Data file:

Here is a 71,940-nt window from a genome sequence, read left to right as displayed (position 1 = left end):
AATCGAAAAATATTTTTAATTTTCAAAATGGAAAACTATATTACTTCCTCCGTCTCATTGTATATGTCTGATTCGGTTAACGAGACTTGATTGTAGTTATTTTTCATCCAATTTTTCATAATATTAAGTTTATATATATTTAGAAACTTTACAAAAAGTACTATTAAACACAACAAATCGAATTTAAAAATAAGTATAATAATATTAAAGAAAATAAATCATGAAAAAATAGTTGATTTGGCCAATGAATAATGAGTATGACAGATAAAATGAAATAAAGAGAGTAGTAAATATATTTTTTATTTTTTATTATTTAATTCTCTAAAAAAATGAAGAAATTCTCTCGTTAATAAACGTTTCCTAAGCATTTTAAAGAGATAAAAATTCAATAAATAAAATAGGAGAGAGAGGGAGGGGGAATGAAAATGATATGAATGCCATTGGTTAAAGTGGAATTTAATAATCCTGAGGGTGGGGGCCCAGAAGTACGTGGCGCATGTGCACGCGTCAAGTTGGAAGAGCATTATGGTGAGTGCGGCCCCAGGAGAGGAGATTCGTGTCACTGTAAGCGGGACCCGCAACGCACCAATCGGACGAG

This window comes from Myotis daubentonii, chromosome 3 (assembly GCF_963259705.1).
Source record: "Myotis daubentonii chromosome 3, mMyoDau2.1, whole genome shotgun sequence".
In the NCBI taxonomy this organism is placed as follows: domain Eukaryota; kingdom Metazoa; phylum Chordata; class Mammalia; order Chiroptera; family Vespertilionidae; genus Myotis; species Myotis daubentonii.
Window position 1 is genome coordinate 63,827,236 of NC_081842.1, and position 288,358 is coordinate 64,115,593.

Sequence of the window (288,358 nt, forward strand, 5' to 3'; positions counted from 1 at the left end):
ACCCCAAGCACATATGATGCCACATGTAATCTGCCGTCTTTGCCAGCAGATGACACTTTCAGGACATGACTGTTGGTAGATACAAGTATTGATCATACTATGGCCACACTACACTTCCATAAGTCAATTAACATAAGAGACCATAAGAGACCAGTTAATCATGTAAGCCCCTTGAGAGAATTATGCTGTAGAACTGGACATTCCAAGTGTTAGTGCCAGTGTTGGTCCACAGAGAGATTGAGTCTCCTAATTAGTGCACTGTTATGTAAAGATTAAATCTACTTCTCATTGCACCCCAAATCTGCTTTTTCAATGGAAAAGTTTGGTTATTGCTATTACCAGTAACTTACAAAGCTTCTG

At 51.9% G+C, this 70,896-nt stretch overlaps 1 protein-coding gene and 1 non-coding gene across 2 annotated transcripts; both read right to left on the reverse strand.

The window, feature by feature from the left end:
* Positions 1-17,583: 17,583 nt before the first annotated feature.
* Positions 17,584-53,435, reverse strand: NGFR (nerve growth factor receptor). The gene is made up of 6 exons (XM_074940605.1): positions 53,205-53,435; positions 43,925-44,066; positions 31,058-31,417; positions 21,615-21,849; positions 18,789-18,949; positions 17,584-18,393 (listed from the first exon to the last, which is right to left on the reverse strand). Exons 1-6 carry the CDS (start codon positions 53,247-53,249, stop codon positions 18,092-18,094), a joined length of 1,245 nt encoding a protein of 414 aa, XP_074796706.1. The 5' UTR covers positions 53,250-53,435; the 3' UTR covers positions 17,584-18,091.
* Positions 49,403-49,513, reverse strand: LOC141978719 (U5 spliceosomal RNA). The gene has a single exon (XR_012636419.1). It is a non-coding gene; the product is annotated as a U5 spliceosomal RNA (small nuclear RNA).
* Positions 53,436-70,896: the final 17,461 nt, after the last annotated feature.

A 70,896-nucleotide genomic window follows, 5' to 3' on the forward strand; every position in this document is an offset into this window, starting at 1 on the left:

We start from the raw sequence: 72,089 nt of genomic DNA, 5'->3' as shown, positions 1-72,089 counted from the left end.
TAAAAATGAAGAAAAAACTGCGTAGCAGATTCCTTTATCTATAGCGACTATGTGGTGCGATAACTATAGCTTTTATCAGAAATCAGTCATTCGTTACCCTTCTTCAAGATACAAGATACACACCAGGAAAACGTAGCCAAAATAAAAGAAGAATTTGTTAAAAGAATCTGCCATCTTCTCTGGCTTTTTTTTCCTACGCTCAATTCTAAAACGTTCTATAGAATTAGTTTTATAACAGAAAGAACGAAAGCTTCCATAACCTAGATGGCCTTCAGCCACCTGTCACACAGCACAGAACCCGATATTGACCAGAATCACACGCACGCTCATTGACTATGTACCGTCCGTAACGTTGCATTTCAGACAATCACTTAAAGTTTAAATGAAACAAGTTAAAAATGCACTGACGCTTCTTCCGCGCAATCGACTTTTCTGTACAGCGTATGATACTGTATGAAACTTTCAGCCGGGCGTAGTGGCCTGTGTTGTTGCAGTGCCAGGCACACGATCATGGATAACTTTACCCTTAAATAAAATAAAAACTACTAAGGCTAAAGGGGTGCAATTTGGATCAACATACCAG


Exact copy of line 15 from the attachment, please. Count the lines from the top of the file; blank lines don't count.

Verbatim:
A 70,896-nucleotide genomic window follows, 5' to 3' on the forward strand; every position in this document is an offset into this window, starting at 1 on the left: